We all have our ways of handling life’s curve balls. Some catch them and deftly fling them right back. Some duck to the right – or left – and are clipped by only the breeze as it flies on past, ruffling hairs but otherwise not stirring the deep soul. Still others, our youngest daughter among them, take the full brunt of the ball square in the solar plexus, the deep seat of her soul, perhaps remembering deep down at some cellular level the many curve balls of her first life, her life before this life. Abandonment. Abject poverty mixed with neglect. Adoption. Universal shifts in her cosmic being.
To the naked eye she continues on as before, though perhaps a bit more rigid in her body, nothing the untrained eye might pick up on. But I, mom to this sensory seeker have learned her language. The body language, the pleas that spell out danger, silent yelps that say, “hold me as close as I will let you – not as close as you think is needed – because I am feeling off balance, afraid, not in control, out of my body.
I remember the first time she spoke to me in this body lingo; they say that communication is twenty percent communication and eighty percent body language and they weren’t kidding. She was four and we had been doing something at home when things turned on end. I can’t recall exactly what preceded it but – as often happened - she was suddenly spinning out of control.
And I was once again searching in my new parental toolbox for some kernel of advice to rein her back in. Something I had read, or heard, or observed someone else do that I could pull out like a magic wand shouting, “Wa la!” Then all would be quiet and normal and we would ride off into the sunset she and I like some awesome mother-daughter team.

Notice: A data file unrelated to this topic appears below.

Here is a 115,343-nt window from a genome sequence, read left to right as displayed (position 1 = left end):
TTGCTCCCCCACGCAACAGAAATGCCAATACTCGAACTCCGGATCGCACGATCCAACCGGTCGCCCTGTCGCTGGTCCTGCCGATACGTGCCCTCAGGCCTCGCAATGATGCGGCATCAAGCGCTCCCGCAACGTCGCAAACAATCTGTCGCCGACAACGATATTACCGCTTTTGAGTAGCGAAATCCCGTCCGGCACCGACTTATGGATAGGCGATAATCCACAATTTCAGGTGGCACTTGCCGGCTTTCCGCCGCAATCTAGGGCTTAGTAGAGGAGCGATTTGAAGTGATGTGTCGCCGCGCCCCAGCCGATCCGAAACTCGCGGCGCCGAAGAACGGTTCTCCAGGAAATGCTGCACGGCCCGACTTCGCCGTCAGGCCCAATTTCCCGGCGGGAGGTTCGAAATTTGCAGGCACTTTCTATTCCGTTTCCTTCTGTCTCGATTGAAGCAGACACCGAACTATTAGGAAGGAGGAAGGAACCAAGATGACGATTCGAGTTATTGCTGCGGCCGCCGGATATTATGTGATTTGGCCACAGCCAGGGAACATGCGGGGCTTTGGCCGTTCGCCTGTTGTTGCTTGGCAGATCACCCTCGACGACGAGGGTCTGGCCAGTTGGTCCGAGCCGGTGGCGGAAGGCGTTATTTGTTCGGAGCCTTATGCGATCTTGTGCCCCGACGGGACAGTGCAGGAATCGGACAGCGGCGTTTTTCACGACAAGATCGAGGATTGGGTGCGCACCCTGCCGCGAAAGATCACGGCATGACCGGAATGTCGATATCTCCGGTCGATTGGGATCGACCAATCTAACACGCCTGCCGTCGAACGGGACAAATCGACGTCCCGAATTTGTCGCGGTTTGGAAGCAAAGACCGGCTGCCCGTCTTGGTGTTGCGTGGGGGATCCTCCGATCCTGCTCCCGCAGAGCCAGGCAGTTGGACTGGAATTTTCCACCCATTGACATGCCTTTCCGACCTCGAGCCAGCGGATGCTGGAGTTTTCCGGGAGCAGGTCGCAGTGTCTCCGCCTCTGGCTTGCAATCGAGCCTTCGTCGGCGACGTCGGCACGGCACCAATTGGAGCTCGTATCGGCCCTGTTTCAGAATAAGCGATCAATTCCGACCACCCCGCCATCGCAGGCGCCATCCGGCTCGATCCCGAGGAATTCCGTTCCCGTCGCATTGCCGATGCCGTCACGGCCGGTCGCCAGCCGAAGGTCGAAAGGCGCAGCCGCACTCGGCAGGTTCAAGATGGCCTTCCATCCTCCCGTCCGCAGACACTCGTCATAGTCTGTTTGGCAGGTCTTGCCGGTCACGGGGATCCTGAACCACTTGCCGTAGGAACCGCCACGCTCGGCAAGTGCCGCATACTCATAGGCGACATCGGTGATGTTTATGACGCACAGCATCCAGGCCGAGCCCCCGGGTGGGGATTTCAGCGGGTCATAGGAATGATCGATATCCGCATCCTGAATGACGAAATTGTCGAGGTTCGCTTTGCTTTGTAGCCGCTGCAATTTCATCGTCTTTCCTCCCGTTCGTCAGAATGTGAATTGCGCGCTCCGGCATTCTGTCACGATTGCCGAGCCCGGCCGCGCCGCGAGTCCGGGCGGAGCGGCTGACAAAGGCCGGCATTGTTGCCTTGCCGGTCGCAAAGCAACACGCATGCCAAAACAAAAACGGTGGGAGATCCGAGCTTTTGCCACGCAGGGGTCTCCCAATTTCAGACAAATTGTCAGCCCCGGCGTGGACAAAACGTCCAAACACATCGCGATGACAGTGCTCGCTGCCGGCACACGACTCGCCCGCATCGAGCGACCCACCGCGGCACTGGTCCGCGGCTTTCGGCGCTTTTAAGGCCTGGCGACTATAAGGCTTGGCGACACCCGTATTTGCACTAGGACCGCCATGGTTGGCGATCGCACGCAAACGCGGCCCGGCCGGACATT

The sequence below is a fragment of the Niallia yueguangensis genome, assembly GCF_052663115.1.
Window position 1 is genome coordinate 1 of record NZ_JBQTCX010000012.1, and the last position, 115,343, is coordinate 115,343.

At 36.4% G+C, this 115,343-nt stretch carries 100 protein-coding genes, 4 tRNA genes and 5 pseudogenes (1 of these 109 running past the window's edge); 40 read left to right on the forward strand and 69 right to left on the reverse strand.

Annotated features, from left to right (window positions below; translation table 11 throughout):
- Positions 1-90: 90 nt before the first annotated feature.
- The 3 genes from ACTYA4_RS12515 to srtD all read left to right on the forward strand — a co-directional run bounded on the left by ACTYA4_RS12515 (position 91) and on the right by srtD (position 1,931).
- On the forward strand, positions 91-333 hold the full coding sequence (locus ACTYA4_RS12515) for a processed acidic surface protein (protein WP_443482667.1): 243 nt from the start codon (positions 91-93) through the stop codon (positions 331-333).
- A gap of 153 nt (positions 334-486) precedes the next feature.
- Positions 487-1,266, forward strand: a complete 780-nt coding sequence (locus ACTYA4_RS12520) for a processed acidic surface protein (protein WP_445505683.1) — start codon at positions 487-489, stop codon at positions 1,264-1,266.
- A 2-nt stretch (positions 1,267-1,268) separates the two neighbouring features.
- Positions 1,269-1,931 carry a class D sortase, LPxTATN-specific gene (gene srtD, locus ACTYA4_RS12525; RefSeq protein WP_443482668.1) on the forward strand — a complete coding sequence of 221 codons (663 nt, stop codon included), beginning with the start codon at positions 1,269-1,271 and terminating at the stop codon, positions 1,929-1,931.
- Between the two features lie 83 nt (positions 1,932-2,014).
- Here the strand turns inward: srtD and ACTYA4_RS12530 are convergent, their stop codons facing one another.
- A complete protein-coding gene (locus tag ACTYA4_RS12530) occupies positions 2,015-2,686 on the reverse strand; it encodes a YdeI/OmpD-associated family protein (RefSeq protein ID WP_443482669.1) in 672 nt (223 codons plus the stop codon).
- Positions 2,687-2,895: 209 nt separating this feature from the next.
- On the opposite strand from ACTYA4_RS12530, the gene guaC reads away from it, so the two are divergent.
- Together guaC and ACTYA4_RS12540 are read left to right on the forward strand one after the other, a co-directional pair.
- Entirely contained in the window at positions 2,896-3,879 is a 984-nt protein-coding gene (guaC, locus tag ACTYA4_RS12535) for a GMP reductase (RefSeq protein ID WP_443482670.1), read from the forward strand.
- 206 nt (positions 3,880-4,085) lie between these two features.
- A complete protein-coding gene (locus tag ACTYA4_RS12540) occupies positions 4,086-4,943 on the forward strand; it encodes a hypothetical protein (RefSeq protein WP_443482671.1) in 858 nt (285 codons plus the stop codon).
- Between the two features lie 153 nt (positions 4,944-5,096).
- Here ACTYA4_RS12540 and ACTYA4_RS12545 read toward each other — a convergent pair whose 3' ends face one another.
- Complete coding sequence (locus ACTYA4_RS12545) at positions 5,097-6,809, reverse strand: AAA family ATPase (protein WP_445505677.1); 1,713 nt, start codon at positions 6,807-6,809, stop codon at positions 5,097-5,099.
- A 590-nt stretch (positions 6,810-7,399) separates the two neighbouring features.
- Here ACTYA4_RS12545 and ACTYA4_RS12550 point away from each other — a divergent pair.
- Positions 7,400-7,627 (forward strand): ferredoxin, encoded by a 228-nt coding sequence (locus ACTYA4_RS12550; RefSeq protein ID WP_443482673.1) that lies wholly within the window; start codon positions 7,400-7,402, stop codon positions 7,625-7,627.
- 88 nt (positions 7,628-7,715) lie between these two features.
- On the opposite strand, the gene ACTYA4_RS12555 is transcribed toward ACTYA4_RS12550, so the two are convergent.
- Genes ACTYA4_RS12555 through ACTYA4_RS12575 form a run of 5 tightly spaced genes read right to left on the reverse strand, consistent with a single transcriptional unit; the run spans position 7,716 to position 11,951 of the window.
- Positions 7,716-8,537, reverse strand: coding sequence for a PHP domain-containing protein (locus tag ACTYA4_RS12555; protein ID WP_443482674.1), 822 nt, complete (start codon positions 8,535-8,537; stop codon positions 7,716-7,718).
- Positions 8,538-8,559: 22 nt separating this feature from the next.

Suddenly it came to me, the couch sandwich! “Put her on the couch, pile the cushions on top, and sit on her,” came the voice popping up out of some book, or email from another parent and into my head.
“Seriously,” I argued with myself, “I could hurt her, she is only four!”
“Do it,” came the internal reply.
So I plopped her on the couch, piled on the cushions and pressed gingerly on the lumpy mass, squatting, half my weight balanced above and half of it on top of her body buried underneath.
“More!” came her scream.
I released more weight.
“Harder!” she begged.
I released all my weight thinking, “Surely I will snap her in half.”
No crunching bones, no screams of pain, only the deep, now-regulated voice asking, “Harder.”
That day I learned much. I learned that she liked pressure. I learned that she had a voice and could, if I guided her, learn to ask herself for what she needed.
Six years later now she is much healed. Her soul deflects curve balls more regularly and she has learned to slow her drive back to first gear or stop when needed. To keep her sensory seeking within appropriate boundaries most of the time.
But when life transitions get to her – school ending for the summer, big sister leaving for college, vacation – I know. Outside she is appropriate almost exclusively, but her requests for “Pressure!” as she assumes a prone, stomach down position on the nearest flat, soft surface tell me otherwise. So I, or one of her sweet older sisters who also knows her needs, willingly climb on top of her to rein her back in. Show her she is safe. She is loved. She can regulate.